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Can Dental Problems Cause Trigeminal Neuralgia & What About Bell’s Palsy?

Trigeminal neuralgia is caused due to compression of the trigeminal nerve. In rare cases, such as cyst of tooth origin, may lead to trigeminal neuralgia. Bell’s palsy may also be caused due to poor oral hygiene, dental infection and tooth decay.

Can Dental Problems Cause Trigeminal Neuralgia?

Can Dental Problems Cause Trigeminal Neuralgia?

The pain that caused in trigeminal neuralgia usually occurs in the upper jaw, cheeks, gums, and teeth. Some patient’s complaint of the sinus pain and toothache by moving jaw and at the time of drinking fluids, as the pain is related to teeth, patient visit dentist. On examination, the dentist does not find any abnormality as the reason for pain is not due to teeth or oral abnormality rather the problem is related to the nervous system. A case has been reported in which the patient suffering from a cyst of tooth origin also has trigeminal neuralgia. The pain of trigeminal neuralgia subsides after removal of the cyst2.

The patients with trigeminal neuralgia feel like a sharp and shooting pain on the upper jaw, teeth, and gums which results in pain and inflammation in gums and upper jaws.

What About Bell’s Palsy, Can It Cause Trigeminal Neuralgia?

The bells palsy is the condition characterized by paralysis of the muscles on one side of the face. In this condition, the muscles of the side face become weak. The weakness of the muscles also affects the saliva and tears production and sense of taste also gets altered. The reason for the development of Bell’s Palsy is believed to be the inflammation in those nerves that controls the muscular movement in the facial area. The seventh cranial nerve is the affected nerve in Bell’s Palsy3. The condition may also be caused due to viral infection. In some people the bells palsy is temporary with the recovery time is six months. But in a few peoples, the symptoms of Bell’s palsy are more frequent. The symptoms of this disease usually improve within the first week of occurrence of the condition.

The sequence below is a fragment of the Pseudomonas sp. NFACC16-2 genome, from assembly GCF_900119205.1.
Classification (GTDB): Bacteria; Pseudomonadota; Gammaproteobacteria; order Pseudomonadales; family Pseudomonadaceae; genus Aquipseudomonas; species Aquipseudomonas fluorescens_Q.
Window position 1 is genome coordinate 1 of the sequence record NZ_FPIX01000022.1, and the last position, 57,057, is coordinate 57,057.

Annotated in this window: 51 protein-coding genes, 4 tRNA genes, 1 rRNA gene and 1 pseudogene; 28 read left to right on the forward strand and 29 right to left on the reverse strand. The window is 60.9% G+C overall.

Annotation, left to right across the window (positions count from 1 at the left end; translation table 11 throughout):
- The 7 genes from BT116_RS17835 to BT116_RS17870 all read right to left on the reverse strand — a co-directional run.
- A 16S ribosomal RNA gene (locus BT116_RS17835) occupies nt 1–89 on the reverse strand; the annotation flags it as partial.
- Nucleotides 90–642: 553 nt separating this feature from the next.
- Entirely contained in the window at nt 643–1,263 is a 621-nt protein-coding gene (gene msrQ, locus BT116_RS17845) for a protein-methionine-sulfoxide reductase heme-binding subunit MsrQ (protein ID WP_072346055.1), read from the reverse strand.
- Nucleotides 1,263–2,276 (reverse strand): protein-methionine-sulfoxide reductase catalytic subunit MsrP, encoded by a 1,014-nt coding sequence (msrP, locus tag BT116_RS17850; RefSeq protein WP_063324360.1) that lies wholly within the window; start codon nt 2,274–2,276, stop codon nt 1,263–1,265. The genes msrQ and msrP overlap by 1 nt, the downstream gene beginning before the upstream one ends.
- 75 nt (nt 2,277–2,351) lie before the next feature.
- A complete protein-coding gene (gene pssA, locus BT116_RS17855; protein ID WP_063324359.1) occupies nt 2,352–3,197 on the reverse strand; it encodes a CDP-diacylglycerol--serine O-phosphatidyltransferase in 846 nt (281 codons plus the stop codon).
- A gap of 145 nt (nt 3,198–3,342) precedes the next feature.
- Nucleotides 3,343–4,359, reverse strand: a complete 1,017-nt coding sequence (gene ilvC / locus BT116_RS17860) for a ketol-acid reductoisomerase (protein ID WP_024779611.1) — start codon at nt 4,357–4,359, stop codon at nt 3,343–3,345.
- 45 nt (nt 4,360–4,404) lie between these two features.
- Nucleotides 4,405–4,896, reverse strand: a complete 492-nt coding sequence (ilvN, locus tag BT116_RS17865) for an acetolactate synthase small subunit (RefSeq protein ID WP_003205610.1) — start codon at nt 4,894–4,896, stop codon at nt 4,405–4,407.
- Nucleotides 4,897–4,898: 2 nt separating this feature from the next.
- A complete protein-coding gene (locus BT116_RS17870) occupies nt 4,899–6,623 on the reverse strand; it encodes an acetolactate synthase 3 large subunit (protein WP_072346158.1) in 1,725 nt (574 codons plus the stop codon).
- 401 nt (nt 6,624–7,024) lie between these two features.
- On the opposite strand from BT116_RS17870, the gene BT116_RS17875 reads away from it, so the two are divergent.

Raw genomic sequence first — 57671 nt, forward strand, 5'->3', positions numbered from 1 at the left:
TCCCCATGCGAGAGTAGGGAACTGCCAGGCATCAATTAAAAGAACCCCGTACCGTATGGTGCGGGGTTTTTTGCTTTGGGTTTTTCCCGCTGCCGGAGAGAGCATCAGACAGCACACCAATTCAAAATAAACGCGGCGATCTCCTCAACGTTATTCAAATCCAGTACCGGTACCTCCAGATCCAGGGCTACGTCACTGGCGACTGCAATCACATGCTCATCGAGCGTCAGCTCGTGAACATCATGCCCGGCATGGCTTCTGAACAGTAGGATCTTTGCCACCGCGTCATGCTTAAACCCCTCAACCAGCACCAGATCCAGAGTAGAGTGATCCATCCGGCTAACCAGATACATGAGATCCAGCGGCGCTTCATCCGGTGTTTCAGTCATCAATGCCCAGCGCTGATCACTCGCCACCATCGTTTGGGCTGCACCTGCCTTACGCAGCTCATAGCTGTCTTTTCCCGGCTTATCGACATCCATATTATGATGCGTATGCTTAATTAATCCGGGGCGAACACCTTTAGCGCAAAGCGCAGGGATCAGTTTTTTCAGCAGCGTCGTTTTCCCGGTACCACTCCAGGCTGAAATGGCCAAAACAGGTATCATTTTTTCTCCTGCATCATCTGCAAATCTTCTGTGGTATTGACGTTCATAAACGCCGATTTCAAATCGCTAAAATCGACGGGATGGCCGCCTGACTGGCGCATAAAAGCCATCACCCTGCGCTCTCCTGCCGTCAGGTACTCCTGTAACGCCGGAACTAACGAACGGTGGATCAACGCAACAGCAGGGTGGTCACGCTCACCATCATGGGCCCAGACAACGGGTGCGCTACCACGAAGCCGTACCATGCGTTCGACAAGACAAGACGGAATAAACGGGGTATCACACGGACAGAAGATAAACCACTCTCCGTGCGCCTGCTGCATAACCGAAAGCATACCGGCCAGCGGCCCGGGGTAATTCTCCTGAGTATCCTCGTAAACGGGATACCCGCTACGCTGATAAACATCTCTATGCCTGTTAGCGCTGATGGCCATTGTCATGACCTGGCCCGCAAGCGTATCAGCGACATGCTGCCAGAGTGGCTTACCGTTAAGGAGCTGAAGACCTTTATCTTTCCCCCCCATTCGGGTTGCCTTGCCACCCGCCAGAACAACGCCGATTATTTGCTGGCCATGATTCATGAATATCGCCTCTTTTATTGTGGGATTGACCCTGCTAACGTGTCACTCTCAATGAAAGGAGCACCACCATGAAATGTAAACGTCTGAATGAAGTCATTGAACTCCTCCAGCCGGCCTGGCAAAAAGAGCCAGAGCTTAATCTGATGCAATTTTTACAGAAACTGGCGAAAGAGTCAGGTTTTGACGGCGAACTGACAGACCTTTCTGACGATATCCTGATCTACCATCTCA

Dental Problems And Bell’s Palsy

Dental Infection: Dental infections, in some cases, lead to facial nerve paralysis4.

Tooth Decay: The dental problems can cause the bell’s palsy. In some people, especially with dry mouth syndrome, the food particles get sucks between the gums and cheeks. This increases the risk of Bell’s palsy. It is important for patients with Bell’s palsy to avoid this situation and visit the dentist for a regular dental examination.

Oral Hygiene: Oral hygiene is very important for patients with Bell’s palsy and dental problems. Poor oral hygiene results in increased risk for Bell’s Palsy. Patients with Bell’s palsy should follow some oral hygiene measures such as brushing, flossing, and regular dental checkup.

Dry MOUTH: Bell’s Palsy results in reduced secretion of saliva. Saliva production is more important for teeth protection. Reduced secretion of saliva also increases the frequency of Bell’s Palsy.

Symptoms Of Trigeminal Neuralgia

Severe Facial Pain: During trigeminal neuralgia, the patient experiences excruciating facial pain. The pain is so severe that it feels like an electric shock on the face. Pain consists of a remission stage as well as the attack stage. In the initial stage of the disease, the time of remission is longer as compared to attack. As the disease progress, the patient experiences trigeminal neuralgia attack more often and the remission period becomes shorter. There are two types of pain in trigeminal neuralgia:

Type I: Type I pain is also called classic pain; this type of pain usually caused by touching the area of skin. This pain is characterized by a definite period of remission. The pain is usually sharp, shooting, throbbing, and like an electric shock.

Type II: Type II pain is also known as atypical pain. In the atypical pain, patients feel burning and aching on the face area. Type II pain has no remission period and managing type II pain is quite difficult.

Feeling Of Discomfort: Even before the real attack originates, the patient feels like itching and burning sensation1.


The pain of trigeminal neuralgia is often confused with tooth pain. In rare cases, tooth disorders may lead to trigeminal neuralgia. Bell’s palsy may also be caused due to a variety of dental disorders.


Also Read:

Sheetal DeCaria, M.D.
Sheetal DeCaria, M.D.
Written, Edited or Reviewed By: Sheetal DeCaria, M.D. This article does not provide medical advice. See disclaimer
Last Modified On:March 6, 2020

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